L. Foschini, et al, One Step Forward to the Solution of the Tunguska Mystery
Jopek, T. J., Gonczi, R., Froeschle', Ch., Michel, P.; Longo, G., Foschini, L., A main belt asteroid: the most probable cause of the Tunguska event
Ch. Froeschl, P. Michel, R. Gonczi, T.J. Jopek, G. Longo, L. Foschini, Long-term dynamics of the Tunguska Cosmic Body
L. Gasperini, In un lago la registrazione della catastrofe di Tunguska, Ricerca e Futuro N. 26, 2002
Jopek, T. J., Gonczi, R., Froeschle', Ch., Michel, P.; Longo, G., Foschini, L., A main belt asteroid: the most probable cause of the Tunguska event. In: Memorie della Societa' Astronomica Italiana, vol. 73, no. 3, pp. 679-683, September 2002.
» » » 2000-09 » 2002 » Jopek, T. J., Gonczi, R., Froeschle', Ch., Michel, P.; Longo, G., Foschini, L., A main belt asteroid: the most probable cause of the Tunguska event

Mem. S.A.It, 2002, vol. 73, n. 3, pp. 679-683

A MAIN BELT ASTEROID: THE MOST  PROBABLE
CAUSE OF THE TUNGUSKA EVENT

T.J. JOPEK1, R. GONCZI2, CH. FROESCHL2, P. MICHEL2, G. LONGO3, L. FOSCHINI4

1 Obserwatorium Astronomiczne Universytetu A. Mickiewicza, Sloneczna 36, 60286 Poznan (Poland); email: jopek@amu.edu.pl
2
Observatoire de la Cte d'Azur, Departement Cassini, URA CNRS 1362, B.P. 229, 06304 Nice (France); email: rgonzi, Christiane.Froeschle, michel@obs-nicr.fr
3 Dipartimento di Fisica, Universit di Bologna, Via Irnerio 46, 40126 Bologna (Italy) and INFN Sezione di Bologna, Via Irnerio 46, 40126 Bologna (Italy); email: Giuseppe.Longo@bo.infn.it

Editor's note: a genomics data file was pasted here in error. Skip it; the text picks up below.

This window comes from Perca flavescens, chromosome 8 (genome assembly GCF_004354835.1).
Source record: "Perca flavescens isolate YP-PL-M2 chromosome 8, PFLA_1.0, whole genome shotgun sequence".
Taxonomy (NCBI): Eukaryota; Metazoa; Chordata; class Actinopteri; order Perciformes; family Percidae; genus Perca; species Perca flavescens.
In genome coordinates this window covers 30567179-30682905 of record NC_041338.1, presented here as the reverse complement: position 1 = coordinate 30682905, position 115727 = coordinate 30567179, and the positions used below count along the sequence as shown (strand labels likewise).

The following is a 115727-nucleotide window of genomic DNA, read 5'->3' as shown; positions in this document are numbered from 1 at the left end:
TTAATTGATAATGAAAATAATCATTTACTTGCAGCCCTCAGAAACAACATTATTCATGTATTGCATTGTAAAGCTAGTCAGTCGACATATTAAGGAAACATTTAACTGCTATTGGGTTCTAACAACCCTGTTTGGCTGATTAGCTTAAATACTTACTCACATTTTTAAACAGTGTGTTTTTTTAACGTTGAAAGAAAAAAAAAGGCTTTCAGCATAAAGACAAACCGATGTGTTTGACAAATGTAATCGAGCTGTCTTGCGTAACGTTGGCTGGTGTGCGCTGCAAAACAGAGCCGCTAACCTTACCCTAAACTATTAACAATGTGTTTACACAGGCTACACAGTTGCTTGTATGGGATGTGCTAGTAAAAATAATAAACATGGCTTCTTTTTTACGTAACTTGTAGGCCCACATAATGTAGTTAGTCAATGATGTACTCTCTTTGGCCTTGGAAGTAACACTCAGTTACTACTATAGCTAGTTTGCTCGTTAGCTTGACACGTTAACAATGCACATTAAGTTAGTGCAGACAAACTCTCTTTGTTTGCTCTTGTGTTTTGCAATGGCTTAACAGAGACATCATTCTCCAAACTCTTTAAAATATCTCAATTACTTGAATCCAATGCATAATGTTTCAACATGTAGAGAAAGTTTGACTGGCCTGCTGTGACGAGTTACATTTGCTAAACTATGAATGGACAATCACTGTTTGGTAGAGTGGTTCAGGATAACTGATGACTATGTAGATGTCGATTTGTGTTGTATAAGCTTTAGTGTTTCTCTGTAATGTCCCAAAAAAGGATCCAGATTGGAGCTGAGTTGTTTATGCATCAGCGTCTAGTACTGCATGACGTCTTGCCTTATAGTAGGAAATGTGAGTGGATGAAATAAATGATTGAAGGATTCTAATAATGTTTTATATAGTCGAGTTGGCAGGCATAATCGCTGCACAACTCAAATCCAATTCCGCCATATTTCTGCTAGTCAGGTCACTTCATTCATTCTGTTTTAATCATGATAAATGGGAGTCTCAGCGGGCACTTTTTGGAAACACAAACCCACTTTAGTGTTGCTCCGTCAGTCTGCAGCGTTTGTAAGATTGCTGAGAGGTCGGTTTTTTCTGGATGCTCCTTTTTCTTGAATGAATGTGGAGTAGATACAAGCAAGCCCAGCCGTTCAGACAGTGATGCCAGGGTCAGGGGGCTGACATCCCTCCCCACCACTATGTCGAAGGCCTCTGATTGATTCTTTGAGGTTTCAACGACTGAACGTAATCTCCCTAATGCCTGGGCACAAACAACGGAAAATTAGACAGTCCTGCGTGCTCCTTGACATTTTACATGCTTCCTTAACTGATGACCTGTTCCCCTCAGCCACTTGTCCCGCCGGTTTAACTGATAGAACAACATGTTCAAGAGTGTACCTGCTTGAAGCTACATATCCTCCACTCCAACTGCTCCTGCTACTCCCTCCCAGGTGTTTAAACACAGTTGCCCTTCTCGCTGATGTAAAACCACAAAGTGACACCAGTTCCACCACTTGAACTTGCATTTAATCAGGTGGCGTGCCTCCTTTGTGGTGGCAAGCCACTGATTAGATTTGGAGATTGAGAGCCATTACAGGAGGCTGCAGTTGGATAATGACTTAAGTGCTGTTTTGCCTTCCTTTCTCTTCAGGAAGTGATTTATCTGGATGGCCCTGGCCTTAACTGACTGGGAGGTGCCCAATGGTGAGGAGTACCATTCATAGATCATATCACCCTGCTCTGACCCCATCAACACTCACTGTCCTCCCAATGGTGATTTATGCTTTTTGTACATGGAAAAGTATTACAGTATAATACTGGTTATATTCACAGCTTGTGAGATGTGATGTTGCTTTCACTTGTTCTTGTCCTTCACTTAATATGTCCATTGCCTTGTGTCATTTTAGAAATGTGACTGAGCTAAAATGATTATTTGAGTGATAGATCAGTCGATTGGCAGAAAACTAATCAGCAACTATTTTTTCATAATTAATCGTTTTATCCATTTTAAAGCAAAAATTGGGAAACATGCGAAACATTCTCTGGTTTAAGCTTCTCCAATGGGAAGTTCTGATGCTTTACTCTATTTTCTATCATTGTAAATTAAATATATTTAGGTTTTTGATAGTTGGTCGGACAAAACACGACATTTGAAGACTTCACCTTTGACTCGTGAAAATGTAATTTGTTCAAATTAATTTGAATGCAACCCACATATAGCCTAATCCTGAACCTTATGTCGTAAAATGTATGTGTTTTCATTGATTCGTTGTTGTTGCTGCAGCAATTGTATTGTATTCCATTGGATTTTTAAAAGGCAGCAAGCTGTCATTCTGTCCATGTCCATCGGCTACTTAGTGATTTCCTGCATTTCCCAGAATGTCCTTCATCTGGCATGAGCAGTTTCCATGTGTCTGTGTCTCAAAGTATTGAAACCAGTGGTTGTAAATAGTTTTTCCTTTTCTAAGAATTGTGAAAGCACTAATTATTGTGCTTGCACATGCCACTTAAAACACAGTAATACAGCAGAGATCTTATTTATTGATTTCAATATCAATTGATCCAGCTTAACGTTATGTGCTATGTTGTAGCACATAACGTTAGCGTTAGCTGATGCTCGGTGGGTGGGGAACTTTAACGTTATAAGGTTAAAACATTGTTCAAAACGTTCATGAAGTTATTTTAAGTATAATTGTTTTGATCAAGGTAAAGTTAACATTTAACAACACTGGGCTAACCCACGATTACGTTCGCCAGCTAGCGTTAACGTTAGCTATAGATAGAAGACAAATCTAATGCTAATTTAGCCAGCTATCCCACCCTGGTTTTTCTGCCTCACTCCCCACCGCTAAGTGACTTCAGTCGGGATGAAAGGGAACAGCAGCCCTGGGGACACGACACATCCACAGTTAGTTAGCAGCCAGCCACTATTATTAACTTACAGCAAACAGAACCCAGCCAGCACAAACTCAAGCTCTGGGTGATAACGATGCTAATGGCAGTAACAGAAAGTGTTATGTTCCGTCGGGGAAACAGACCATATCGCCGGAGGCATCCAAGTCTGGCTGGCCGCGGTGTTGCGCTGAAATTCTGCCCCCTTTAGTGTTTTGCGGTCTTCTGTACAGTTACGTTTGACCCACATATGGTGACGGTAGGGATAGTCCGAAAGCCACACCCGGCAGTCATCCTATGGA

4 Istituto TeSRECNR, Via Gobetti 101, 40129 Bologna (Italy); email: foschini@tesre.bo.cnr.it

ABSTRACT. We studied the available scientific literature on the Tunguska event of 30 June 1908 to select a sample of atmospheric trajectories. Then we calculated a set of parameters from which we obtained 886 orbits. Using the method of Bottke and colleagues, based on dynamical properties of celestial bodies, we estimated the probabilities of different origins of the Tunguska Cosmic Body (TCB). Even though 6 of 886 orbits can be both asteroidal or cometary, the probability of an asteroidal origin remains the highest.

1.      Aim of the work

Up to now, no experimental data have permitted to definitly discriminate between an asteroidal or a cometary nature of the Tunguska Cosmic Body (TCB), which explosion devastated the 30 June 1908 about 2000 km2  of Siberian taiga (see Di Martino et al. 1998).

To give an answer about the origin of the TCB and a contribution to the international research programs aiming at the study of cosmic impacts with the Earth, an Italian expedition (Tunguska99) was carried out in July 1999 (see Armaroli et al. 2000; see also http://www-th.bo.infn.it/tunguska/ and Fig. 1). Tunguska99 was the best-equipped expedition to the explosion site of the last 40 years. It differed from the previous ones by the fact that the investigations were performed simultaneously by water means, by ground means and by aerial remote sensing.

That field research can be strengthened by theoretical studies and modeling and the present work is a step in this direction. A comprehensive study of the available literature has been carried out, together with modeling of the dynamics of the TCB in the Earth atmosphere. A set of possible orbits has been calculated and the interplanetary dynamic of the TCB has been studied in order to exclude, from a dynamic point of view, some of the trajectories proposed.

The calculations here presented can help choosing between an asteroidal or a cometary origin of the TCB.


Fig. 1:
The MI-26 helicopter rented by the Tunguska99 Expedition.

2.      Calculations